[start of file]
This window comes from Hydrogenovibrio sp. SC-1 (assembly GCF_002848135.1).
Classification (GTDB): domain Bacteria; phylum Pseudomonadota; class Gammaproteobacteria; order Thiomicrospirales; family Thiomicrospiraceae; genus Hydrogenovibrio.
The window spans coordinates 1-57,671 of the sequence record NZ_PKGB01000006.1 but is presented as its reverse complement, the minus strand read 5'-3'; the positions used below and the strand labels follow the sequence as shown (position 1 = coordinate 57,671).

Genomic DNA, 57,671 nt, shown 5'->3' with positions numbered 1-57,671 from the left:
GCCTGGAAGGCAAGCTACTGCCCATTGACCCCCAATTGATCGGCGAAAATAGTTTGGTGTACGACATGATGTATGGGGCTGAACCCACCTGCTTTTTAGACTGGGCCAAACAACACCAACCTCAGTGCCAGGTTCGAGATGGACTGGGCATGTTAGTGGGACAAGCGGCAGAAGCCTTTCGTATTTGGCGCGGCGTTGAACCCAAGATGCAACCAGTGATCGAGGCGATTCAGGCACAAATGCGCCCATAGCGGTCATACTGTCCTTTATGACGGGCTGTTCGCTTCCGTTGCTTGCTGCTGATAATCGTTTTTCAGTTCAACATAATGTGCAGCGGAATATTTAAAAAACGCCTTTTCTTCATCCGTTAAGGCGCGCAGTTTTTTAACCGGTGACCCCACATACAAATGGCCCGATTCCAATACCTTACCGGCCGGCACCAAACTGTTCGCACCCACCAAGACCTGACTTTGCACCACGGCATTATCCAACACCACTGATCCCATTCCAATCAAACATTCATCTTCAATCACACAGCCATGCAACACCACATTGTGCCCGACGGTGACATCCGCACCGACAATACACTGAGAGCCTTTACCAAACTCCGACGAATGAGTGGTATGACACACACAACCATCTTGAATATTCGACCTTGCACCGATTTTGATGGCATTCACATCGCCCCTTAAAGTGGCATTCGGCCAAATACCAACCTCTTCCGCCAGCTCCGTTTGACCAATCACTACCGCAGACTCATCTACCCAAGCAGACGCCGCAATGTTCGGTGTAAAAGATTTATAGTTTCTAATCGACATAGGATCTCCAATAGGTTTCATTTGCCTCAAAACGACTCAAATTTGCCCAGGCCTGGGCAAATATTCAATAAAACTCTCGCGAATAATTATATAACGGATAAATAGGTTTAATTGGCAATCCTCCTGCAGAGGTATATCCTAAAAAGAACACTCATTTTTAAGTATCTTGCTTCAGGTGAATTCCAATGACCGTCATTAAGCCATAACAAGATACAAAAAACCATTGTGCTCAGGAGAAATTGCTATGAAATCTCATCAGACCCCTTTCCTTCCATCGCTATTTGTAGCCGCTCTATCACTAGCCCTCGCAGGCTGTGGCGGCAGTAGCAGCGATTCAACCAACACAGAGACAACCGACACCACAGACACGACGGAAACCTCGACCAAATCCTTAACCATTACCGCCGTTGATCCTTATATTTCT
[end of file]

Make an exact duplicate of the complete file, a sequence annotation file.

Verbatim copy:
This window comes from Hydrogenovibrio sp. SC-1 (assembly GCF_002848135.1).
Classification (GTDB): domain Bacteria; phylum Pseudomonadota; class Gammaproteobacteria; order Thiomicrospirales; family Thiomicrospiraceae; genus Hydrogenovibrio.
The window spans coordinates 1-57,671 of the sequence record NZ_PKGB01000006.1 but is presented as its reverse complement, the minus strand read 5'-3'; the positions used below and the strand labels follow the sequence as shown (position 1 = coordinate 57,671).

Genomic DNA, 57,671 nt, shown 5'->3' with positions numbered 1-57,671 from the left:
GCCTGGAAGGCAAGCTACTGCCCATTGACCCCCAATTGATCGGCGAAAATAGTTTGGTGTACGACATGATGTATGGGGCTGAACCCACCTGCTTTTTAGACTGGGCCAAACAACACCAACCTCAGTGCCAGGTTCGAGATGGACTGGGCATGTTAGTGGGACAAGCGGCAGAAGCCTTTCGTATTTGGCGCGGCGTTGAACCCAAGATGCAACCAGTGATCGAGGCGATTCAGGCACAAATGCGCCCATAGCGGTCATACTGTCCTTTATGACGGGCTGTTCGCTTCCGTTGCTTGCTGCTGATAATCGTTTTTCAGTTCAACATAATGTGCAGCGGAATATTTAAAAAACGCCTTTTCTTCATCCGTTAAGGCGCGCAGTTTTTTAACCGGTGACCCCACATACAAATGGCCCGATTCCAATACCTTACCGGCCGGCACCAAACTGTTCGCACCCACCAAGACCTGACTTTGCACCACGGCATTATCCAACACCACTGATCCCATTCCAATCAAACATTCATCTTCAATCACACAGCCATGCAACACCACATTGTGCCCGACGGTGACATCCGCACCGACAATACACTGAGAGCCTTTACCAAACTCCGACGAATGAGTGGTATGACACACACAACCATCTTGAATATTCGACCTTGCACCGATTTTGATGGCATTCACATCGCCCCTTAAAGTGGCATTCGGCCAAATACCAACCTCTTCCGCCAGCTCCGTTTGACCAATCACTACCGCAGACTCATCTACCCAAGCAGACGCCGCAATGTTCGGTGTAAAAGATTTATAGTTTCTAATCGACATAGGATCTCCAATAGGTTTCATTTGCCTCAAAACGACTCAAATTTGCCCAGGCCTGGGCAAATATTCAATAAAACTCTCGCGAATAATTATATAACGGATAAATAGGTTTAATTGGCAATCCTCCTGCAGAGGTATATCCTAAAAAGAACACTCATTTTTAAGTATCTTGCTTCAGGTGAATTCCAATGACCGTCATTAAGCCATAACAAGATACAAAAAACCATTGTGCTCAGGAGAAATTGCTATGAAATCTCATCAGACCCCTTTCCTTCCATCGCTATTTGTAGCCGCTCTATCACTAGCCCTCGCAGGCTGTGGCGGCAGTAGCAGCGATTCAACCAACACAGAGACAACCGACACCACAGACACGACGGAAACCTCGACCAAATCCTTAACCATTACCGCCGTTGATCCTTATATTTCT